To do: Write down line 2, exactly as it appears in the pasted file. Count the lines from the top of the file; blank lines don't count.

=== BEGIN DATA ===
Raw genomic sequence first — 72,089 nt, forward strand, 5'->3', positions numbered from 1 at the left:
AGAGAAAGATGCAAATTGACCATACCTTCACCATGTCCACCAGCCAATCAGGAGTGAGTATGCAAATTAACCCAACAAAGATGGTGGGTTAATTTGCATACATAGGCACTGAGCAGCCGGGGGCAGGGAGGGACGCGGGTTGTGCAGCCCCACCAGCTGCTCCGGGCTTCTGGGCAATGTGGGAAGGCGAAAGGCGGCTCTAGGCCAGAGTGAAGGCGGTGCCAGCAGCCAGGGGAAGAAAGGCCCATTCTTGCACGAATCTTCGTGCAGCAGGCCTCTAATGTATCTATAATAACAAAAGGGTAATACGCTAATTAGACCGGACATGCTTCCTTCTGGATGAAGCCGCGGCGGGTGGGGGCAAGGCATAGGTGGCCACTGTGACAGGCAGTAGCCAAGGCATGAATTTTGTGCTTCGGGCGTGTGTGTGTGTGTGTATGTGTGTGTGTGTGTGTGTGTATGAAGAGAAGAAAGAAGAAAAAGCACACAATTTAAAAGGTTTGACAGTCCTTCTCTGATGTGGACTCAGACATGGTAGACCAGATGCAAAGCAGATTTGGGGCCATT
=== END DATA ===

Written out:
AGAGAAAGATGCAAATTGACCATACCTTCACCATGTCCACCAGCCAATCAGGAGTGAGTATGCAAATTAACCCAACAAAGATGGTGGGTTAATTTGCATACATAGGCACTGAGCAGCCGGGGGCAGGGAGGGACGCGGGTTGTGCAGCCCCACCAGCTGCTCCGGGCTTCTGGGCAATGTGGGAAGGCGAAAGGCGGCTCTAGGCCAGAGTGAAGGCGGTGCCAGCAGCCAGGGGAAGAAAGGCCCATTCTTGCACGAATCTTCGTGCAGCAGGCCTCTAATGTATCTATAATAACAAAAGGGTAATACGCTAATTAGACCGGACATGCTTCCTTCTGGATGAAGCCGCGGCGGGTGGGGGCAAGGCATAGGTGGCCACTGTGACAGGCAGTAGCCAAGGCATGAATTTTGTGCTTCGGGCGTGTGTGTGTGTGTGTATGTGTGTGTGTGTGTGTGTGTATGAAGAGAAGAAAGAAGAAAAAGCACACAATTTAAAAGGTTTGACAGTCCTTCTCTGATGTGGACTCAGACATGGTAGACCAGATGCAAAGCAGATTTGGGGCCATT